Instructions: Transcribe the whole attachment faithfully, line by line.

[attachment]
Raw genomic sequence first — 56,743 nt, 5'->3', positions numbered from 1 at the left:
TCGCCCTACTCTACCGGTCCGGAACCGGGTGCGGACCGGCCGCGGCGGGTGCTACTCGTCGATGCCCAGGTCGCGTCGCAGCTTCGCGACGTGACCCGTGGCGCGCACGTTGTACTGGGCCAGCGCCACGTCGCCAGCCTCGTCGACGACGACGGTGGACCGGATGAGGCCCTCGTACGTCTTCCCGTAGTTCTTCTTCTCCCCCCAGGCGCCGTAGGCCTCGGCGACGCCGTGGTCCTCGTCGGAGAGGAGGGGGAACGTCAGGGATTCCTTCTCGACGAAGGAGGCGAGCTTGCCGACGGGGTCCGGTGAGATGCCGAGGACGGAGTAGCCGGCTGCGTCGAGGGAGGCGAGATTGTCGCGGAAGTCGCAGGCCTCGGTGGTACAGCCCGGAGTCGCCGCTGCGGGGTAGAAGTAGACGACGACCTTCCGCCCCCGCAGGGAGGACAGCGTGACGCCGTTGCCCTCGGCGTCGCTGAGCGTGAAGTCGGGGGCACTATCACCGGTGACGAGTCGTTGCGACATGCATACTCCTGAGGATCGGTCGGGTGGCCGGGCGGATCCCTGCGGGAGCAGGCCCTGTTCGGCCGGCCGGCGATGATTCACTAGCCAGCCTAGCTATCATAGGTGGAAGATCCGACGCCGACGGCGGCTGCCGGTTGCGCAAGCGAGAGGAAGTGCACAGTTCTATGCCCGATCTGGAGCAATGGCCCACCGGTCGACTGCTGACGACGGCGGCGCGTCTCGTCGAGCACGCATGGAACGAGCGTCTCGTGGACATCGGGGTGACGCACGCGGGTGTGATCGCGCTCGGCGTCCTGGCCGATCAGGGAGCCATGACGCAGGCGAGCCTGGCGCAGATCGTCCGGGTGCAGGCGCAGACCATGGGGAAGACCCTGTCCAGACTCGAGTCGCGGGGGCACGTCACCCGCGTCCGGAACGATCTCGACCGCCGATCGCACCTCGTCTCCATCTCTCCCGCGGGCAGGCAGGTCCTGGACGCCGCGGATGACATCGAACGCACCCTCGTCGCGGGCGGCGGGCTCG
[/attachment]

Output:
Raw genomic sequence first — 56,743 nt, 5'->3', positions numbered from 1 at the left:
TCGCCCTACTCTACCGGTCCGGAACCGGGTGCGGACCGGCCGCGGCGGGTGCTACTCGTCGATGCCCAGGTCGCGTCGCAGCTTCGCGACGTGACCCGTGGCGCGCACGTTGTACTGGGCCAGCGCCACGTCGCCAGCCTCGTCGACGACGACGGTGGACCGGATGAGGCCCTCGTACGTCTTCCCGTAGTTCTTCTTCTCCCCCCAGGCGCCGTAGGCCTCGGCGACGCCGTGGTCCTCGTCGGAGAGGAGGGGGAACGTCAGGGATTCCTTCTCGACGAAGGAGGCGAGCTTGCCGACGGGGTCCGGTGAGATGCCGAGGACGGAGTAGCCGGCTGCGTCGAGGGAGGCGAGATTGTCGCGGAAGTCGCAGGCCTCGGTGGTACAGCCCGGAGTCGCCGCTGCGGGGTAGAAGTAGACGACGACCTTCCGCCCCCGCAGGGAGGACAGCGTGACGCCGTTGCCCTCGGCGTCGCTGAGCGTGAAGTCGGGGGCACTATCACCGGTGACGAGTCGTTGCGACATGCATACTCCTGAGGATCGGTCGGGTGGCCGGGCGGATCCCTGCGGGAGCAGGCCCTGTTCGGCCGGCCGGCGATGATTCACTAGCCAGCCTAGCTATCATAGGTGGAAGATCCGACGCCGACGGCGGCTGCCGGTTGCGCAAGCGAGAGGAAGTGCACAGTTCTATGCCCGATCTGGAGCAATGGCCCACCGGTCGACTGCTGACGACGGCGGCGCGTCTCGTCGAGCACGCATGGAACGAGCGTCTCGTGGACATCGGGGTGACGCACGCGGGTGTGATCGCGCTCGGCGTCCTGGCCGATCAGGGAGCCATGACGCAGGCGAGCCTGGCGCAGATCGTCCGGGTGCAGGCGCAGACCATGGGGAAGACCCTGTCCAGACTCGAGTCGCGGGGGCACGTCACCCGCGTCCGGAACGATCTCGACCGCCGATCGCACCTCGTCTCCATCTCTCCCGCGGGCAGGCAGGTCCTGGACGCCGCGGATGACATCGAACGCACCCTCGTCGCGGGCGGCGGGCTCG